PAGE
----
William Robertson
Biography

*NOTE: Below is how to get updated info on the ancestry of William
From: History of Schuyler County, Illinois; Schuyler County Jail and Historical Society; Rushville, Illinois Published 1983; pages 502-504
  William Robertson, the son of Daniel and Mary (Skiles) Robertson, was born in 1780 in North Carolina.  His father was born in Scotland and sailed from Scotland to America; he journeyed Philadelphia, North Carolina and Kentucky.  He died in his journey and his wife, Mary Skiles Robertson completed their trip to Kentucky and there she raised their children.
  In 1826, William Robertson came to this county and became the first white settler in Browning Township, his brothers and sisters later followed him here.  Her built a cabin in Section 16 beside a spring of fresh clear water.  He was skilled in woodcraft and found an abundance of wild game, bee trees, and hard maples from which to make sugar.  He made frequent trips down the Illinois River to St. Louis, in his canoe where he marketed his produce.  He established friendly relations with the Indians who were his nearest neighbors.  He often slept in their wigwams.  His nearest white neighbor was six miles away between Pleasantview and Rushville.
  Soon after coming to Illinois, William met and married Elizabeth Kirtlin {Kirland}; they were married in 1820 {1830}.  He was 40 years old, she was 18.  They were the parents of nine children, who grew up in the community.  Four sons were in the Civil War.  One son had moved to Texas and fought in the Rebel army; two others were in the Union army.
  The year of William's marriage to Elizabeth, 1830, occurred an event that early settlers always remembered - the big snow.  Snow began falling in late December and it snowed off and on for about a month.  It was 3 ½ feet in the timber where there was little drifting, and 10 to 12 feet deep on the drifted prairies and hollows.  The snow stayed on about three months while the mercury ranged from 10 to 20 {degrees} below zero.
  William and Elizabeth were the parents of 9 children - George, John, Alexander (Alec), Katie, Daniel, Alan, Joel, Sarah, and Malcolm.  William died in 1876 at the age of 96 years; He may be {IS}buried in Ridgeville Cemetery.
  From History of Schuyler and Brown Counties, Illinois 1682-1882, page 63-4:
  About six or seven miles west in what is Browning township we find another settlement, which was made the same spring {1826}, by William Robertson.  He came from Kentucky, though he was a native of North Carolina, and was attracted here by the quantities of game which then abounded.  Then selecting a site for his cabin, he discovered an excellent spring of water on section sixteen of T. 1N, R. 1E., Where he located and continued to reside until his death, in 1866.  Robertson was very fond of hunting and trapping, which he followed for several years.  There were quite a number of Indians, of the various tribes, then in the county, and he frequently joined in the chase and slept in their wigwams.  Bee trees were very plentiful, and he once took a barrel of strained honey and peddled it out among the settlers in Morgan county.  He dried the hams of the deer, and frequently floated down the river to St. Louis in an Indian canoe with a load of them where he found a ready market for their sale.  He came here a single men, but was early married to Elizabeth Kirklin {Kirkland}, Esquire Isaac Lane, officiating.  Of his sons living, George resides in Texas, Alexander and Joel on the old homestead, and Malcolm in Macon county of this state. end.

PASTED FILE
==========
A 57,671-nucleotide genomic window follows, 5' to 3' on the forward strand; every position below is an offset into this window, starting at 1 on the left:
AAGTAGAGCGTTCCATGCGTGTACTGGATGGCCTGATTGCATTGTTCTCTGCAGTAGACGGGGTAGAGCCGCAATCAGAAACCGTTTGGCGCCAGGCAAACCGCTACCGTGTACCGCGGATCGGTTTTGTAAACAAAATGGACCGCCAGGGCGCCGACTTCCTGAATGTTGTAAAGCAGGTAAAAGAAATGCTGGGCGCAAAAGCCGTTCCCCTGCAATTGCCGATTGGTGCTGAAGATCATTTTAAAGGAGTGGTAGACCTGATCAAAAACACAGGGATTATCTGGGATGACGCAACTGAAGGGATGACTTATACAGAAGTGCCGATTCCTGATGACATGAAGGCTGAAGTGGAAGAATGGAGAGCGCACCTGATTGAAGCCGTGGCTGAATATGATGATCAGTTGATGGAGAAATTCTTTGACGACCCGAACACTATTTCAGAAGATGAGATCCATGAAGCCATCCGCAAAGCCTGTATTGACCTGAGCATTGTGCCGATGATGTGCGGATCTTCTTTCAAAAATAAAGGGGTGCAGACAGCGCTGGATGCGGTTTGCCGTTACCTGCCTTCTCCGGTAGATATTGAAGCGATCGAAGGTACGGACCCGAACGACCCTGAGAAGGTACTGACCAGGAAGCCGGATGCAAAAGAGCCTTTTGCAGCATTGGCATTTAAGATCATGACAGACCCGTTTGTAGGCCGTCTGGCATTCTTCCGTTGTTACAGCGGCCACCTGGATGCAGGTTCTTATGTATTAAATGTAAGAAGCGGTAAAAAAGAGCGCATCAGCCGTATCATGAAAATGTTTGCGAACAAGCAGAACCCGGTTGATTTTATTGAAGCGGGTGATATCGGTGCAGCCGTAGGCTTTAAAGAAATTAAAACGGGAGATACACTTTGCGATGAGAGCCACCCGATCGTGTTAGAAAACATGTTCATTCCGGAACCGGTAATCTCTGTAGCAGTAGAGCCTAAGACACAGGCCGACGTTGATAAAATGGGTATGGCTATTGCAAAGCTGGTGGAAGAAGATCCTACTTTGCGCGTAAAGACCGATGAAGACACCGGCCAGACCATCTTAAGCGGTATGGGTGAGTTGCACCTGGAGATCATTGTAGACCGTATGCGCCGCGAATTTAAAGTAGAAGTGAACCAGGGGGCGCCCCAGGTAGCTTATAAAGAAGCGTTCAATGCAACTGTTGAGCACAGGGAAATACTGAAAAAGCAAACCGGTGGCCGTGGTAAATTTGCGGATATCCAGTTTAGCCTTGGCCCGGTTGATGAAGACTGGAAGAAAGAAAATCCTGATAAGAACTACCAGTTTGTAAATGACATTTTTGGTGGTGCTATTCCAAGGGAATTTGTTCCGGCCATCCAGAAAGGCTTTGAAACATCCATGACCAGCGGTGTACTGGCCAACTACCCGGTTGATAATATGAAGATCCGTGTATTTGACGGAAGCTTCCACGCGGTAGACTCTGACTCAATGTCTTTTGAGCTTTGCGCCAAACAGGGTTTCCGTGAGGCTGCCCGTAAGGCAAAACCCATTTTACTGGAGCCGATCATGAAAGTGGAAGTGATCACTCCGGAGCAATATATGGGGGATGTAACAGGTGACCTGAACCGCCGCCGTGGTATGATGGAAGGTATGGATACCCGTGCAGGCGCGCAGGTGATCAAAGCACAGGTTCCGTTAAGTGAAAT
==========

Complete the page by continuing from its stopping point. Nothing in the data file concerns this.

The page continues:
page 94:
Nineth Board of Supervisors 1862-1863: Hickory Township, William Robertson.
Tenth Board of Supervisors 1863-1864: Hickory Township, William Robertson.
  Page 110: Early Marriages
  Lic. #73; Lic. Date: Mar. 18, 1831; William Robertson to Betsey Kirkland; By Whom Married: Isaac Lane, Esq.; Date of Marriage: Mar. 21, 1831. {Esquire = as a designation for "Justice of the Peace"}.
  Page 308-309: Browning Township, Schuyler County
  The first settlement in the township was made in the year 1826, by William Robertson; he was a native of North Carolina; he came to Schuyler county from Kentucky, attracted by the quantity of game that then abounded here, and settled in the southeast quarter of section 16.  His nearest neighbor was six miles distant in the Chadsey settlement.  After he had built a cabin in the wilderness, by an excellent spring of water, which is still there, he engaged principally in the pursuit of hunting, of which he was very fond.  Honey was very plentiful, and Mr. Robertson could stand in the doorway of his cabin and point out a dozen bee-trees.  This article of traffic, together with the venison hams, he used to carry to St. Louis in an Indian bark canoe.  The Indians were quite numerous in those days, and he used to hunt with them, frequently stopping in their wigwams.  By his intercourse with them he bacame quite familiar with their language; he was a short, stout man and his great strength and endurance enabled him to bear the hardships of the hunter;s life which he loved so well; he was married to Elizabeth Kirklin, Esquire Isaac Lane officiating.  Nine children were reared as the fruit of this marriage, five of whom are now living --- George in Texas; Alexander in Browning, on a portion of the old place;  Joel on the old homestead; Sarah, wife of William E. Walton, in Missouri, and Malcolm in Macon county, Illinois. end.

{much more NEW info on the ancestry of William Robertson has been found in Sept. 1999 through April 2007 by a group of researchers of Daniel Robertson, father of William.  Contact Sara Hemp <cryssara@merr.com>; George Baxter < sewingki@pacbell.net>; Debra Gentile <gentile68@sbcglobal.net>; Jill Moore <jillahmoore@earthlink.net> Great, Great, grandchildren of William through son, Joel for info.}


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